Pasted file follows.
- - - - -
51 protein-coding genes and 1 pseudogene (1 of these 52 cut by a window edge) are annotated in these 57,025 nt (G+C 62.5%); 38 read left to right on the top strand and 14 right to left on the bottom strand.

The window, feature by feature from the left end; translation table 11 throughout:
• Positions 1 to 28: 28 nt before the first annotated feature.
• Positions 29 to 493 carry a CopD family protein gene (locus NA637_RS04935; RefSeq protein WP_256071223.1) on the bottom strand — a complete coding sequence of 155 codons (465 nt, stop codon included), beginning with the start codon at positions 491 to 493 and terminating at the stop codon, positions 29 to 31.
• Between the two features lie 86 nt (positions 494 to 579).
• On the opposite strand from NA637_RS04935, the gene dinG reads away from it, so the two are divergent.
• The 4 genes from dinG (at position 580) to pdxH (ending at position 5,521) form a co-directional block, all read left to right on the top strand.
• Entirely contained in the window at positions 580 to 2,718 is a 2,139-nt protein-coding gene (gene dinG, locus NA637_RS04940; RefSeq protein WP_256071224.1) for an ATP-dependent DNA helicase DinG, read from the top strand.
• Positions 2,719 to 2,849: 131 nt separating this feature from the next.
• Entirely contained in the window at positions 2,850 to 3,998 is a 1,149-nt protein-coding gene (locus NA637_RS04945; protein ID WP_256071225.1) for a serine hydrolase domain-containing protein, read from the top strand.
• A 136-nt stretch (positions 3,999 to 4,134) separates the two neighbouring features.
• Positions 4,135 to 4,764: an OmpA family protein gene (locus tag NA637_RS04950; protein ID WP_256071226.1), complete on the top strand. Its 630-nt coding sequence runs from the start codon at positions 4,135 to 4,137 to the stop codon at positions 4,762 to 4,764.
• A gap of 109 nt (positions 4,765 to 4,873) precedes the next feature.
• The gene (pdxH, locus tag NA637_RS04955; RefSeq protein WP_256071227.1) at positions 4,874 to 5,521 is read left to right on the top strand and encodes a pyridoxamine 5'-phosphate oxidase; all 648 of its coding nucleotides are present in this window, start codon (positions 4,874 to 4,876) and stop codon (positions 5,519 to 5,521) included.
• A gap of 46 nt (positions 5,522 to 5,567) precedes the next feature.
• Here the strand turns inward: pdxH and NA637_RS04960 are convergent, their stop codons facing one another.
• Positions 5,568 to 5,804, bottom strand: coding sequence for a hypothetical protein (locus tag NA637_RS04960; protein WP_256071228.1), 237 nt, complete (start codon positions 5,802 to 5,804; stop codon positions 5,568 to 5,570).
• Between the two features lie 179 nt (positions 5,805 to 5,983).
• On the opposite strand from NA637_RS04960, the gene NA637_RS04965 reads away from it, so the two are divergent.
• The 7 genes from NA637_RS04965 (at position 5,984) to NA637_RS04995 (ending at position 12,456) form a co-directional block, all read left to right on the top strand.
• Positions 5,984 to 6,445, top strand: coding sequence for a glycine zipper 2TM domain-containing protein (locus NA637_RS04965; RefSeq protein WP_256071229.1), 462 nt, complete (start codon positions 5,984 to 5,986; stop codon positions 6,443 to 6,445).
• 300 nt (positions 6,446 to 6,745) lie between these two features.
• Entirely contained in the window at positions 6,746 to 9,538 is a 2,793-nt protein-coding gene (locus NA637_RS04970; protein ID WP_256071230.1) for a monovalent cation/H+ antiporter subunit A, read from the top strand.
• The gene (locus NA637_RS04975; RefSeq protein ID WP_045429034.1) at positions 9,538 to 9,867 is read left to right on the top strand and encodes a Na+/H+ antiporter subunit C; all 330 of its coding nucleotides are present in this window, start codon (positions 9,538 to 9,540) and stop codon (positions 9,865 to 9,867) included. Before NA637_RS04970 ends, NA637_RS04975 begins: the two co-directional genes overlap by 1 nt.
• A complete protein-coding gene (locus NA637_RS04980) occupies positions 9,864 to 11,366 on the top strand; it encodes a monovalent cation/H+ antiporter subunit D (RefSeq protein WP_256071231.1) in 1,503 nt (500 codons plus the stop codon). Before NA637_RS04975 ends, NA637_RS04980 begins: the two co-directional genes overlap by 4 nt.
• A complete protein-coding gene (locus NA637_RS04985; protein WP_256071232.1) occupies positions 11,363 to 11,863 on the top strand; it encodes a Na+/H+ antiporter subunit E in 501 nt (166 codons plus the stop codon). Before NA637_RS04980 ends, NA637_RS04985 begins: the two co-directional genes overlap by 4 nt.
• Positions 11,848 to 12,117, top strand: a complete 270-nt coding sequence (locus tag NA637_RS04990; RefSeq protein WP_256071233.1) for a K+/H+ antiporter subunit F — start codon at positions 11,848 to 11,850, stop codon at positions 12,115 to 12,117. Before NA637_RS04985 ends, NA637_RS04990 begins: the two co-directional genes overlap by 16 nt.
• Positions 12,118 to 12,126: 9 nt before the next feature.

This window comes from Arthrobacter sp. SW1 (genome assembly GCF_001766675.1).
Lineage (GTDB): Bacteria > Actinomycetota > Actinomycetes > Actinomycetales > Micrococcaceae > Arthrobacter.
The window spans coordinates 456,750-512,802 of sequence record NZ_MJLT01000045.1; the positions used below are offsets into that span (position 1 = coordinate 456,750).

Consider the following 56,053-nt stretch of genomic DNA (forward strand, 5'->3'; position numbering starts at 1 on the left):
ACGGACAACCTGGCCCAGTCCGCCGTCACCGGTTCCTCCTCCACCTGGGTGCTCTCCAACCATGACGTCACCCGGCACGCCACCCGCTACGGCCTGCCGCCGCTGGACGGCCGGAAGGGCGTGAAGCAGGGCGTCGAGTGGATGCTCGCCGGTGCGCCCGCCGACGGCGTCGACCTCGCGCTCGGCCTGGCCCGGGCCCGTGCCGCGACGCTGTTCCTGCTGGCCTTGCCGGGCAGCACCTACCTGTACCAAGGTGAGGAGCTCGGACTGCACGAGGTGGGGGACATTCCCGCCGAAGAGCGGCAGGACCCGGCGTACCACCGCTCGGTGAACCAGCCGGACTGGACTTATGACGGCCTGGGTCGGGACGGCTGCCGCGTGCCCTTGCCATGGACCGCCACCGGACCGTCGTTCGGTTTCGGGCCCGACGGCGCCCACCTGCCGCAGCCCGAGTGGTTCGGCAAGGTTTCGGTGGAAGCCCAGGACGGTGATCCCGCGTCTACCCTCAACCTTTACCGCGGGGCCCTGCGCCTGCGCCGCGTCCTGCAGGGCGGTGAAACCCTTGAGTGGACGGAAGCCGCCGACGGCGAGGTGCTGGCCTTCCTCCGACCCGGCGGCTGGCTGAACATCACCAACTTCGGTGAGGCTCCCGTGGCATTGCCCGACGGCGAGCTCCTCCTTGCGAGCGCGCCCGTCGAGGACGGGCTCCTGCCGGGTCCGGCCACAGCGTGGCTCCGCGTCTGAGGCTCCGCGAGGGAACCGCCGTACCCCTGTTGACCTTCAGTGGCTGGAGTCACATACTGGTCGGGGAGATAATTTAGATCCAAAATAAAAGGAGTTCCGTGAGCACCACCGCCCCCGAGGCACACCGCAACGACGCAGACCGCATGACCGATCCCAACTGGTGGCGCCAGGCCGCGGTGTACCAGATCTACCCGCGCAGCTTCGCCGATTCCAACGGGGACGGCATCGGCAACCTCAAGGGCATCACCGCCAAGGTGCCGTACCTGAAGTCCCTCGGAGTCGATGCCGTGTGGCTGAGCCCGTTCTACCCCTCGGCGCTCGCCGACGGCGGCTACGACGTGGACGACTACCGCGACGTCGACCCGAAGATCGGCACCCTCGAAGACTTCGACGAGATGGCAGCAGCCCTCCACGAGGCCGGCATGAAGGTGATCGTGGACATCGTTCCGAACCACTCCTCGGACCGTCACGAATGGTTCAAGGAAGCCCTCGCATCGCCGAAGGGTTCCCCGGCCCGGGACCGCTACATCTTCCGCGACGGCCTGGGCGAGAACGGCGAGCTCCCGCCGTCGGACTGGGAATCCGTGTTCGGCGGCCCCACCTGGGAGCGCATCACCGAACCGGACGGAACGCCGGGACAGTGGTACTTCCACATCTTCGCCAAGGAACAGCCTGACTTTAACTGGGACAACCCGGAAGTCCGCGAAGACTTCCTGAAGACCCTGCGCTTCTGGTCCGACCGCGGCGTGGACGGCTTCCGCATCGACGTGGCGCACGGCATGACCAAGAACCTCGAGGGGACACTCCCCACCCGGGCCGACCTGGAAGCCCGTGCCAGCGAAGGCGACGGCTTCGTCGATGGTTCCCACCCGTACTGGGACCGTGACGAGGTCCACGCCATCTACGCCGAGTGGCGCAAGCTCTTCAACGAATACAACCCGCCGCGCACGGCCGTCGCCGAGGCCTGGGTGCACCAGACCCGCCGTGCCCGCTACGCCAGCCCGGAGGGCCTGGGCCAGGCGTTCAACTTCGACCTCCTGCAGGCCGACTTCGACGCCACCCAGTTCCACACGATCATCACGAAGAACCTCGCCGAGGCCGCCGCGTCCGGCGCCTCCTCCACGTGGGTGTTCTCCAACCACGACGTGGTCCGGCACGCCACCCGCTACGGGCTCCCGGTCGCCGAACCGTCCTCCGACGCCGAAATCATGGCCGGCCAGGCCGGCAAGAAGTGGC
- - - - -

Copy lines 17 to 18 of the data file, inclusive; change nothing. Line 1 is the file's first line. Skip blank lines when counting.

• Positions 5,568 to 5,804, bottom strand: coding sequence for a hypothetical protein (locus tag NA637_RS04960; protein WP_256071228.1), 237 nt, complete (start codon positions 5,802 to 5,804; stop codon positions 5,568 to 5,570).
• Between the two features lie 179 nt (positions 5,805 to 5,983).